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Govt has no plans to set up a broadcast regulatory authority: Rathore

NEW DELHI: The Narendra Modi-led BJP government has no plans to set up a one-stop regulatory authority to receive complaints against broadcasting of programmes on private television channels and radio stations that stray outside the code. The practice of self-regulation by the broadcasters will thus continue.

Minister of State for Information and Broadcasting Rajyavardhan Rathore has ruled out any government proposal to set up a one-stop regulatory authority for the broadcast sector.

The government has no plan at present to create such a regulatory body that would be the hub for receiving complaints against broadcasting of programmes on private radio and TV channels in violation of the code, Rathore said. The question of ending the practice of self-regulation does not arise.

Rathore was replying to a question in the Rajya Sabha. A member wanted to know if the government was planning to set up a single regulatory body that would end the practice of self-regulation.

Private satellite TV channels are required to adhere to the Programme and Advertising Code under the Cable TV Networks (Regulation) Act, 1995 and the Cable TV Network Rules, 1994. The MIB takes action against channels if they violate the Programme and Advertising Code. The ambit of action includes warnings, advisories, apology scrolls and prohibiting transmission of channels.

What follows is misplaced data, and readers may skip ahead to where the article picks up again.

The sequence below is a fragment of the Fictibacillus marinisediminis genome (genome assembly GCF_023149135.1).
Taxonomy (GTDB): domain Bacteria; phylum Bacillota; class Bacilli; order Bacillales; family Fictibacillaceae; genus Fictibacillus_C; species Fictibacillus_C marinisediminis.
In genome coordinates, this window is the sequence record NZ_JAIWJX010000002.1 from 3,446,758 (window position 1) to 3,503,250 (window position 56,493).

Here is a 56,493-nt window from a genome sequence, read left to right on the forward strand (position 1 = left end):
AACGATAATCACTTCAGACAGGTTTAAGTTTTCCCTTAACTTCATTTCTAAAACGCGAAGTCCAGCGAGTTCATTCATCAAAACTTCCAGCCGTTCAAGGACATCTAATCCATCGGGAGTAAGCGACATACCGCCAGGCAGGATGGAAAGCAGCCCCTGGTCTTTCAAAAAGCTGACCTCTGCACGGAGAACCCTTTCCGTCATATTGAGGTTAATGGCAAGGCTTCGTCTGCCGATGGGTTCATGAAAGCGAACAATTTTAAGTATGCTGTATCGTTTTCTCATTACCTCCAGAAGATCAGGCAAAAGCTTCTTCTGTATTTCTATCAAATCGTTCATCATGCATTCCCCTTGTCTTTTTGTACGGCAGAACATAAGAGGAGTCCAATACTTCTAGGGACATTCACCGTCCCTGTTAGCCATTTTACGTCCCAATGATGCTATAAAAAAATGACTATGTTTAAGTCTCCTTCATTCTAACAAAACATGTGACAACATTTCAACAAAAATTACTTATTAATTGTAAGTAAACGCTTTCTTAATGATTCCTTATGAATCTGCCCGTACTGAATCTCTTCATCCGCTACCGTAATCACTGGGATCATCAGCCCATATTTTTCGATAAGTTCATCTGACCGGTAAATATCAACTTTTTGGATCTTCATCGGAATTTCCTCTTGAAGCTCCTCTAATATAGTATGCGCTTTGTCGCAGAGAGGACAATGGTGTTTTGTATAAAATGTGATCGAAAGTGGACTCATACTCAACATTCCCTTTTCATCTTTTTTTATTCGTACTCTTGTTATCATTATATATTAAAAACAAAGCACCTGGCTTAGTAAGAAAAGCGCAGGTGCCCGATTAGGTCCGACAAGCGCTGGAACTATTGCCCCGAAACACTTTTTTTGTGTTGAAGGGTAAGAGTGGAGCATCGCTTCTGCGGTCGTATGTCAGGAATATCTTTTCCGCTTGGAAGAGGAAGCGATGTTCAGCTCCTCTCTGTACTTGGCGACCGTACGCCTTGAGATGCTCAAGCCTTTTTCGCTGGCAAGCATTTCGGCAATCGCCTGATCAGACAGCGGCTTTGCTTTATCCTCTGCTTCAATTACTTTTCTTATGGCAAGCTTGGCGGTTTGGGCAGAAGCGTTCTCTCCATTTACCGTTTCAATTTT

The MIB has constituted an Inter-Ministerial Committee (IMC) to look into the violations suo motu or whenever violation of the Programme and Advertising Code is brought to the notice of the ministry.

The IMC has representatives from the Ministry of Home Affairs, Defence, External Affairs, Law, Women & Child Development, Health & Family Welfare, Consumer Affairs, as well as an industry representative from the Advertising Standards Council of India (ASCI). The IMC meets periodically and recommends action in respect of violations.

The Electronic Media Monitoring Centre (EMMC) also monitors TV channels uplinked from and downlinked into India regarding the Programme and Advertising Code as contained in the Cable Television Networks (Regulation) Act, 1995 and the rules framed thereunder.

As reported earlier by, the MIB ordered 11 TV channels to go off air between 2014 and 2017 for airing content that violated the Programme and Advertisement codes. Six of these were entertainment channels while five were news channels. These 11 channels were WB, NTV, DY 365, NDTV Good Times, TLC, Satlon News, Jai Hind, Al Jazeera News, NDTV India, Care World and News Time Assam.

As many as 11 TV channels have been ordered to stop transmission for periods ranging from 1 to 30 days in the last three years and the current year, Rathore had earlier stated in the Lok Sabha.

In response to another question, Rathore had said that in 30 instances broadcasters were pulled up for airing obscene content between 2006 and 2010. Channels like Star Plus, Colors, Sony TV, Channel V and MTV were issued orders or advisories for content violation.

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